W3C home > Mailing lists > Public > public-webid@w3.org > May 2014

Re: Microsoft's Information Cards. Was: UI for client cert selection (Was: Releasing RWW.IO)

From: Kingsley Idehen <kidehen@openlinksw.com>
Date: Wed, 07 May 2014 07:45:24 -0400
Message-ID: <536A1CD4.5050605@openlinksw.com>
To: public-webid@w3.org
On 5/6/14 4:22 PM, Anders Rundgren wrote:
> On 2014-05-06 21:02, Kingsley Idehen wrote:
> <snip>
>>>> Anders,
>>>>
>>>> Once you delve a litter deeper into RDF based Linked Data prowess, you
>>>> will be more hopeful.
>>>>
>>>> I don't share your pessimism, and I've used every piece of technology to
>>>> which you've made reference thus far.
>>> Yes, the WebID group is like Microsoft stuck in an ever-lasting "denial" state.
>>>
>>> Fortunately, the world at large has moved on.
>> On to what?
> Since WebID-TLS never delivered what it promised, the opposite in the form of
> Facebook, Google and similar super-provider in China have become the de-facto
> standard for social network login.

WebID-TLS isn't a promise. It's a solution that makes PKI Webby and 
entity relations semantics savvy (via RDF).

>
>> The identity and privacy issues remain, even more so today. The big
>> social media networks don't have a solution, or what am I missing here?
>> A solution is one in which you (not them) control:
>>
>> 1. your identity
>> 2. calibration of your vulnerabilities online.
> This was pretty much what Microsoft tried to do with Information Cards as
> well but it failed.

As someone who's worked with Microsoft technology (in many guises) for 
20+ years, I can tell you that Passport failed because it was yet 
another technology based silo vector i.e., it was a Windows lock-in play 
that failed, as will always be the case.

>   IMO, because it was dogmatic, inflexible and didn't
> consider those who had already invested heavily in X.509 client certs.

No, it was all about Windows specificity hence the failure.


>
>
>>> Personally, I believe that the primary designer of U2F, Google, prematurely dismissed
>>> traditional X.509 client certificates as a useless and privacy-impeding technology.
>> Yes, that's a personal view, so who knows? :-)
>>
>>> Could this maybe have something to do with HTML5's <keygen> as well?
>>> To my knowledge no mobile bank is using this piece of junk which is the current
>>> enrollment solution in Android. iOS doesn't support <keygen> although Apple was
>>> very keen that it became a W3C standard :-)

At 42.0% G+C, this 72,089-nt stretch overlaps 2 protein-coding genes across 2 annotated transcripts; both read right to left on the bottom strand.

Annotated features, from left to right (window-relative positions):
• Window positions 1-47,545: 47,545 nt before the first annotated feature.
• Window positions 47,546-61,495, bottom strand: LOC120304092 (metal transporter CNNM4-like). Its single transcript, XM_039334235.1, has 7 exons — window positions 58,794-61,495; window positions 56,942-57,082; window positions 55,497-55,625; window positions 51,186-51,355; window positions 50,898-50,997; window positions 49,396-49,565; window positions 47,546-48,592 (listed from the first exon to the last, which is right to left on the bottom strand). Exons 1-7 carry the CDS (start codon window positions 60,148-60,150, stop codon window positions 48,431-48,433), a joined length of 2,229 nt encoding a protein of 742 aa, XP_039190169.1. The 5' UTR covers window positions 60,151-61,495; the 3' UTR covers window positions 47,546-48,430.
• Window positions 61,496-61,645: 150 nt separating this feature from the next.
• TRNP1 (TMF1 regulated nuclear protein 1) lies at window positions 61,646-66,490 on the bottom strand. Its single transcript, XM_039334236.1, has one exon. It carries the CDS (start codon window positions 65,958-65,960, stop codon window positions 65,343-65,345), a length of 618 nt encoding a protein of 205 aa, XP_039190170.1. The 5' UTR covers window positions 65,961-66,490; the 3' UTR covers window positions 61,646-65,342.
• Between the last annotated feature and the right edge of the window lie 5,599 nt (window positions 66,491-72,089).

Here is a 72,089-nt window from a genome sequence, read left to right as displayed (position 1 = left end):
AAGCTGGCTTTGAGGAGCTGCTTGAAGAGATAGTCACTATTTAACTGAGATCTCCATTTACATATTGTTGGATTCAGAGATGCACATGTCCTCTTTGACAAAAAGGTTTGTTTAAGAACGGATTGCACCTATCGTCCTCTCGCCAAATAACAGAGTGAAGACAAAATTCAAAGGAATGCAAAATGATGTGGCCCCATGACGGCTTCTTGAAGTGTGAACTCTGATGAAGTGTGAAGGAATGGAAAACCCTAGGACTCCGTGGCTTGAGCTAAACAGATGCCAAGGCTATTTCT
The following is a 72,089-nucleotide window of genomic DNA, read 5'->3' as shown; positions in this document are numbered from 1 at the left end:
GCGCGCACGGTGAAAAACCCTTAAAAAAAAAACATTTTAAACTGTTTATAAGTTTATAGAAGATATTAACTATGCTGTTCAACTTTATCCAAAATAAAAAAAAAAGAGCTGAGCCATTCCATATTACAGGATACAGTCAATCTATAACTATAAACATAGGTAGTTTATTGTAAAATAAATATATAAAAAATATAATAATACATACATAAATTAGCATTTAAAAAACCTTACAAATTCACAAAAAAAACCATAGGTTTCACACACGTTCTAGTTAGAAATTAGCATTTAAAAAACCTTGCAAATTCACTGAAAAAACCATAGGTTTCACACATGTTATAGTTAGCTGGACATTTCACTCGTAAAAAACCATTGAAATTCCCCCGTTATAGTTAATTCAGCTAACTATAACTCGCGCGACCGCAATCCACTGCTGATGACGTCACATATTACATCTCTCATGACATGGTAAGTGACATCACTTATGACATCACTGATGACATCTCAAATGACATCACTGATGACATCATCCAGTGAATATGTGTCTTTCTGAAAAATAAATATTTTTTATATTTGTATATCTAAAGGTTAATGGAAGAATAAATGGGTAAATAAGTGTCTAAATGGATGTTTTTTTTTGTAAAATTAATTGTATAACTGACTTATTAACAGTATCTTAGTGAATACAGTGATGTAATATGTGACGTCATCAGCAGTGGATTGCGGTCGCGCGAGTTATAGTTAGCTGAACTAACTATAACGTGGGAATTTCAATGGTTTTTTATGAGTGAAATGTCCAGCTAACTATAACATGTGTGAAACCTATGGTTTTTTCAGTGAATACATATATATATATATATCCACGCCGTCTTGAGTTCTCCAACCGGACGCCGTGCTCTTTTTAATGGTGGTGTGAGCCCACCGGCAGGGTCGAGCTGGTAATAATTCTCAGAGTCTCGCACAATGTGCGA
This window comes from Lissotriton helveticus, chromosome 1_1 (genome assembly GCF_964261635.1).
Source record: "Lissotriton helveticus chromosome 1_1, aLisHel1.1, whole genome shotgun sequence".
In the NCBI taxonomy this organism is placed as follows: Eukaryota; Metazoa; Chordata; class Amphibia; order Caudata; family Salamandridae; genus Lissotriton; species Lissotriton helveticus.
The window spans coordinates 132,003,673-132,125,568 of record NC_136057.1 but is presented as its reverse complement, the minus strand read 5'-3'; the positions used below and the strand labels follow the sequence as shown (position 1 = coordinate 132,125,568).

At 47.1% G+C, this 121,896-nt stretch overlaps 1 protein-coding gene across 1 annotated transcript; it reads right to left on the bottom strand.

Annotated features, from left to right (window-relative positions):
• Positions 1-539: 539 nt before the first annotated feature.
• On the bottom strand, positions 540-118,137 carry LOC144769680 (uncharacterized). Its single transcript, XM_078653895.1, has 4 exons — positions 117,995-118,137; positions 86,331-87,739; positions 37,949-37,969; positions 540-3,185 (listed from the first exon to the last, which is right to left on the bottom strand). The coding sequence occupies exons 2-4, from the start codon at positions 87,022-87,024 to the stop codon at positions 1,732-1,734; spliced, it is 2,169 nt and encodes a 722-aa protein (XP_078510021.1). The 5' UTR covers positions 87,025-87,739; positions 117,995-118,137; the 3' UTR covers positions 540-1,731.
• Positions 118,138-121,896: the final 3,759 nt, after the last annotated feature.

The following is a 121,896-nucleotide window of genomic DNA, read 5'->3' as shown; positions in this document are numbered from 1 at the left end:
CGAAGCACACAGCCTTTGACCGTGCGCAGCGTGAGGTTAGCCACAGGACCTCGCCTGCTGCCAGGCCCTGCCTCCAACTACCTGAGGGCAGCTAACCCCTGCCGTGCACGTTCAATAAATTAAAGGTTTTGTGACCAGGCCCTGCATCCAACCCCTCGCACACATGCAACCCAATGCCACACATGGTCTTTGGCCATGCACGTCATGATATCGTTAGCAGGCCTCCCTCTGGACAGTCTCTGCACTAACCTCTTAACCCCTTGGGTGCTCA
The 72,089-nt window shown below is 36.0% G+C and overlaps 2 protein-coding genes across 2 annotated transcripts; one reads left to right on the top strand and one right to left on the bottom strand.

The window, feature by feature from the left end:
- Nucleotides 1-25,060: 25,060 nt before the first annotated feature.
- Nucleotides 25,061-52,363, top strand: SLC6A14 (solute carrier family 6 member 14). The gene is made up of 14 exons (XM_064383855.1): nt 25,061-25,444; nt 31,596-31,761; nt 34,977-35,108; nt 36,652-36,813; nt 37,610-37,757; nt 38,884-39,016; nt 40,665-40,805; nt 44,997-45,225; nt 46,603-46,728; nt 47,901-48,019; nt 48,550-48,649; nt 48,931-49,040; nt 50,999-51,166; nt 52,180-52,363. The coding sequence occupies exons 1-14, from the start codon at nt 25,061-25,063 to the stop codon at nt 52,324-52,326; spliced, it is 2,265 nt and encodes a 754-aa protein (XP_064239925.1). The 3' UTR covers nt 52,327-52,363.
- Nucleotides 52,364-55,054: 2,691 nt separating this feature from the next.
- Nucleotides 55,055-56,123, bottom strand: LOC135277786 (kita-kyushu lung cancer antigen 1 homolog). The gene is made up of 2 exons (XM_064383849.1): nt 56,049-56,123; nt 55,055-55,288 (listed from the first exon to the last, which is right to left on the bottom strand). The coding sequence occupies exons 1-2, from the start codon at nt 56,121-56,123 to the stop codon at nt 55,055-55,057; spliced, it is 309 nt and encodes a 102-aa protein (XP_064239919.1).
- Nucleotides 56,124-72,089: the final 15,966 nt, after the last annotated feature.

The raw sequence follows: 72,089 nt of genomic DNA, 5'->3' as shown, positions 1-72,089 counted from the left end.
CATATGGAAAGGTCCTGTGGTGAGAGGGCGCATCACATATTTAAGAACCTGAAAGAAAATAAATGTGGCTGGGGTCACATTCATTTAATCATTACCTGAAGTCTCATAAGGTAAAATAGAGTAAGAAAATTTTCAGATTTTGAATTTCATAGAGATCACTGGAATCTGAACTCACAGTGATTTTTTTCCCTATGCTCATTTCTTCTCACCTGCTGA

>> Apple doesn't need <keygen/> . It knows how to handle crypto data. It
>> also knows a lot about UI and UX.
> Apple's counterpart to <keygen/> doesn't match banks requirements neither
> regarding the UX nor functionality.

Apple has Keychain. It doesn't require <keygen/> .

>   It's not even possible to assign a
> PIN to a key.

"assign" is about "association" (relation or connection). That's 
achieved via relation semantics represented in structured data build 
using open standards.


Kingsley
>
>
>>> As I see it, the X.509 client-side-cert journey have just begun!
>>> The predecessors disappeared somewhere along the road and no search-party were ever sent out...
>>>
>>> That's optimism :-)
>> X.509 + HTTP URIs == Webby PKI (or PKI webized). That's what's going to
>> win out, ultimately. Nothing to do with my prediction capabilities,
>> everything to do with the dexterity inherent in the aforementioned
>> infrastructure and the identity combined with identity + privacy issues
>> tsunami headed the way of all the current social media behemoths. Ditto
>> the banks.
> Building a decentralized system is technically much more difficult than
> a centralized system regardless of what it does.
>
> Paypal and Google can with ease deploy strong authentication using U2F,
> something their distributed counterparts (like banks) cannot since they
> haven't any suitable technology for doing that.
>
> Nothing will happen until the above is a fact based on conventional wisdom
> which says that things must screw-up completely to make change inevitable.
>
> I leave it to TimBL to call for proposals.
>
> Anders
>
>>
>> Kingsley
>>> Anders
>>>
>>>
>>>
>>>
>>
>
>


-- 

Regards,

Kingsley Idehen	
Founder & CEO
OpenLink Software
Company Web: http://www.openlinksw.com
Personal Weblog: http://www.openlinksw.com/blog/~kidehen
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Received on Wednesday, 7 May 2014 11:45:46 UTC

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